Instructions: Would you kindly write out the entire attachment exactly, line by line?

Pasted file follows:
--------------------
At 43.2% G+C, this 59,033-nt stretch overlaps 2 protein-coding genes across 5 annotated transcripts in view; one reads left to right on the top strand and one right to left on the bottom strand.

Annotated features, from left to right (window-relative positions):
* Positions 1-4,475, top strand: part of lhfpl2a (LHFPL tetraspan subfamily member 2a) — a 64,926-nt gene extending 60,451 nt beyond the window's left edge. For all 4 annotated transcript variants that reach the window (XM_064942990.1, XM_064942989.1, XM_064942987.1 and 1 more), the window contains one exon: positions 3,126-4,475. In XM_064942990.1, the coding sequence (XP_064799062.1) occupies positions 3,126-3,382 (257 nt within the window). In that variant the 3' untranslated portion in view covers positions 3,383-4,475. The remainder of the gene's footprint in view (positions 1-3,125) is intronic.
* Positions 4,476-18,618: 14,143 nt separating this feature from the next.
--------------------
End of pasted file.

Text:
At 43.2% G+C, this 59,033-nt stretch overlaps 2 protein-coding genes across 5 annotated transcripts in view; one reads left to right on the top strand and one right to left on the bottom strand.

Annotated features, from left to right (window-relative positions):
* Positions 1-4,475, top strand: part of lhfpl2a (LHFPL tetraspan subfamily member 2a) — a 64,926-nt gene extending 60,451 nt beyond the window's left edge. For all 4 annotated transcript variants that reach the window (XM_064942990.1, XM_064942989.1, XM_064942987.1 and 1 more), the window contains one exon: positions 3,126-4,475. In XM_064942990.1, the coding sequence (XP_064799062.1) occupies positions 3,126-3,382 (257 nt within the window). In that variant the 3' untranslated portion in view covers positions 3,383-4,475. The remainder of the gene's footprint in view (positions 1-3,125) is intronic.
* Positions 4,476-18,618: 14,143 nt separating this feature from the next.